Mobile Influencer Marketing Becoming Success On Instagram
Despite a continuing lack of opportunities to create revenue through placing ads on Instagram, brands are increasingly turning to mobile influencer marketing to increase brand awareness on the photography platform.
Ever since our last post about mobile influencer marketing on Instagram, brands have increasingly been discovering the benefits of leveraging influential Instagrammers, and even celebrities, to create awareness for their brand on the popular mobile photography platform.
So what has been happening? Let’s take a look at the companies and brands that are participating.
The following three companies were founded by and for, amongst others, Instagrammers. That’s what makes these start-ups so interesting. Instagrammers saw the potential of mobile influencer marketing for the platform, and decided to act on that hunch.
This Berlin based visual brand communication company develops social media marketing strategies and creates brand campaigns, but most importantly, is building a network of notable influential Instagrammers.
Founded by Thomas Kakareko, Oliver Brügmann, and Sylvia Matzkowiak, who are all influential Instagrammers themselves, Visumate has helped brands like Desigual, Samsung, and Puma with their mobile influencer marketing.
The Mobile Media Lab
MML was founded by three keyfigures of the New York City Instagram scene (Brian DiFeo, Anthony Danielle, Liz Eswein), and focuses entirely on creating visual experiences through mobile influencer marketing on Instagram.
They have received the most coverage from several marketing websites, magazines and newspapers, and are called the marketing agency for Instagram.
The founders, all notable Instagrammers with more than 100k followers, cover brand related events such as Michael Kors fashion shows, but also use their network of highly followed Instagram influencers to promote apps and products.
They have worked with brands such as Jaguar, Armani Exchange and Evian.
See My City
Even in my little country, The Netherlands, several notable Instagrammers have started using Instagram for their mobile marketing efforts.
The goal of See My City, which is a citymarketing project, is “to show and market cities through unique and contemporary mobile photography.”
The founders/influencers visit cities (Doha, Qatar, for example) and take/post photos on Instagram encouraging outsiders to see the beauty of a city.
Furthermore, they lead photowalks/workshops through these cities to teach its residents to see their town through different eyes by using mobile photography.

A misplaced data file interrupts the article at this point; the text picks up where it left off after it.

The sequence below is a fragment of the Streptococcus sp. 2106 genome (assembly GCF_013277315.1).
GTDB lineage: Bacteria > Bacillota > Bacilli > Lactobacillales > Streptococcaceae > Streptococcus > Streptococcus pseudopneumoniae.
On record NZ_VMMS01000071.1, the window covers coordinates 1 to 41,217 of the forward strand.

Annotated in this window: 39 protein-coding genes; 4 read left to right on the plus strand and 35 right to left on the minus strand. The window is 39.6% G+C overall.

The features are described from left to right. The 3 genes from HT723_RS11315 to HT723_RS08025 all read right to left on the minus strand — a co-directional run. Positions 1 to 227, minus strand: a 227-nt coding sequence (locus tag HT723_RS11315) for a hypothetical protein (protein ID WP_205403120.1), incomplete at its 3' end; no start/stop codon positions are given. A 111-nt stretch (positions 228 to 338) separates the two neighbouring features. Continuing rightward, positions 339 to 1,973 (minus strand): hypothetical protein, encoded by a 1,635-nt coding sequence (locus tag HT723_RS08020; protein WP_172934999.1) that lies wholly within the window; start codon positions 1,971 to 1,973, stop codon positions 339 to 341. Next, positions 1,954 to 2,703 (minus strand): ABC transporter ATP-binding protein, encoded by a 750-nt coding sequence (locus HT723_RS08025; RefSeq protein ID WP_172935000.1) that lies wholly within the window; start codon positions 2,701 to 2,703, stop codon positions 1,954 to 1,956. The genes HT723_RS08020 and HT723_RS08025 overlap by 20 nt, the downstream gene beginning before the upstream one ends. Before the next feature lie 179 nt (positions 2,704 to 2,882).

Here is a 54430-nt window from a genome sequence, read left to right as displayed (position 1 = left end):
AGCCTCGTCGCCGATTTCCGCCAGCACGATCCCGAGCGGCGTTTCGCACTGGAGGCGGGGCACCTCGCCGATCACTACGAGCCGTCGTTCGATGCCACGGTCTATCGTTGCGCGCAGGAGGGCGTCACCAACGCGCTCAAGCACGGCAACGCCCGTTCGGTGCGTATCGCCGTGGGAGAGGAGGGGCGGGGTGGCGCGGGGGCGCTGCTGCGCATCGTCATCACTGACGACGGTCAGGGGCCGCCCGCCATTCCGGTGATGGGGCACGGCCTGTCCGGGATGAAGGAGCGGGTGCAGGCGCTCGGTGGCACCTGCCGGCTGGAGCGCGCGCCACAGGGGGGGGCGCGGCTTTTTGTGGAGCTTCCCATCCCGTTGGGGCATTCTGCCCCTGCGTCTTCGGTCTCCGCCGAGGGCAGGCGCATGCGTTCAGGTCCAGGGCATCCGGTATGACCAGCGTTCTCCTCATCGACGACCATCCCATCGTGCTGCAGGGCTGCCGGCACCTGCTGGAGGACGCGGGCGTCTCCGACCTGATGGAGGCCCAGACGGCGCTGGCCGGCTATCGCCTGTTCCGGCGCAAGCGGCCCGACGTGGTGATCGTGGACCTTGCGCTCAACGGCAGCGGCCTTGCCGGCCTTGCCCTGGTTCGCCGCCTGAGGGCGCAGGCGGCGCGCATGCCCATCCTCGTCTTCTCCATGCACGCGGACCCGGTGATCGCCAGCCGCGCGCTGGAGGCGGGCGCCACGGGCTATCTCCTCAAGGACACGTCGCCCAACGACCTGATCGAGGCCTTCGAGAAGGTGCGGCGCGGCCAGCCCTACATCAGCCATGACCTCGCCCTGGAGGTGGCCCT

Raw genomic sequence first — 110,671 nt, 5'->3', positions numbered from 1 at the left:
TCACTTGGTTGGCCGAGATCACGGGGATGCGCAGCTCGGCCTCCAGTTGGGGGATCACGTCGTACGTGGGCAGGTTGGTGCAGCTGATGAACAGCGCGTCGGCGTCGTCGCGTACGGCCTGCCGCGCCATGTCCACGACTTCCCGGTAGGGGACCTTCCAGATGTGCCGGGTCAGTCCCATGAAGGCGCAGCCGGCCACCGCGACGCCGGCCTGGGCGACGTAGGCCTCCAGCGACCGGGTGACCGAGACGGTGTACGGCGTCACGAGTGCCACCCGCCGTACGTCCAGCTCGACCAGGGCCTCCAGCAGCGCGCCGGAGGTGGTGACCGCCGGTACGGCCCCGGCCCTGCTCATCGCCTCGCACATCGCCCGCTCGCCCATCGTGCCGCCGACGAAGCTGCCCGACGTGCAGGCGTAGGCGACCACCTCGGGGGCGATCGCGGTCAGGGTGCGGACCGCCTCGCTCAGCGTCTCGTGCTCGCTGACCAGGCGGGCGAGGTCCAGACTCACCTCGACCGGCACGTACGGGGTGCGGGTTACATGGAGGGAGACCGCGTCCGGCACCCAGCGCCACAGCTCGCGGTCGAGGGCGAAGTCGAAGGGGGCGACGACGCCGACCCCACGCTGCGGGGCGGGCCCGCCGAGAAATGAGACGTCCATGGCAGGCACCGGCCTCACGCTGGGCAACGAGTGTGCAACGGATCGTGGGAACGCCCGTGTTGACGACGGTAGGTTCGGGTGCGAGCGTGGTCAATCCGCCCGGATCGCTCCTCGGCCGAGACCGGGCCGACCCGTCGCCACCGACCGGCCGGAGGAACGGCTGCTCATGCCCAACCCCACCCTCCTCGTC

Brands and Influencers
Nike, one of the brands that is leveraging Instagram in the most useful ways, sent a group of influential popular Instagrammers to San Francisco to help launch the @nikerunning Instagram account, and organized a run, and a helicopter ride around the Golden Gate Bridge. The influencers shared their experiences through the hashtag #projectflysf.
Red Bull is also great at everything they do marketingwise, and Instagram is no exception. Just like Nike, they are heavily using influencers to promote their product.
To create awareness for their new flavors (red, silver and blue editions) of Red Bull, three Instagrammers are either on the red, silver or the blue side. They post photos (either reddish, silverish or blueish) and add a Red Bull related hashtag.
Celebrities, Instagram and the FTC
Yes, even celebrities are involved. Since more and more of them are flocking to the network, brands are hiring them as brand ambassadors and asking them to endorse their products.
Nicole Richie recently posted a photo in which she was using a Unilever hairproduct called Suave, endorsing it publicly and pointing followers to a Suave microsite, without any warning of sponsorship.
Unilever admitted the photo was part of Richie’s deal with Suave. After much criticism from followers, the photo appears to have been deleted.
The same goes for Beyonce being a brand ambassador for Pepsi, and posting a pop-art like collage for the brand on Instagram.
These photos are not ads in the traditional sense, but can actually be seen as such. This fact is not disclosed in any of the postings, even though it should be: last month, the Federal Trade Commission (FTC) added a section about mobile and social ads to their guidelines:
Our new guidelines focus on two trends — one, the movement toward advertising seen on small screens and how you make disclosures useful, clear and conspicuous to consumers, and two, the use of social media for marketing.
I think influencer marketing can be incredibly beneficial for brands trying to make something good of their Instagram accounts.
The fact is, people don’t like ads. This is why content marketing is becoming so big, and why Instagram is still so popular: no traditional ads (for the time being). But this means that new types of advertising are coming up, such as influencer marketing. Should they be seen as ads?
As I’ve said before in my previous posting about influencers on Instagram, I think it’s important to always disclose when someone is being paid to use or promote a product/service, yet not endorsing it openly.
Even though disclosure like this is not yet a legal matter, it should be an ethical one. The FTC adding a section about it to their guidelines is a good place to start.
What About You?
So, what do you think of influencer marketing on Instagram? I’d love to hear your comments!
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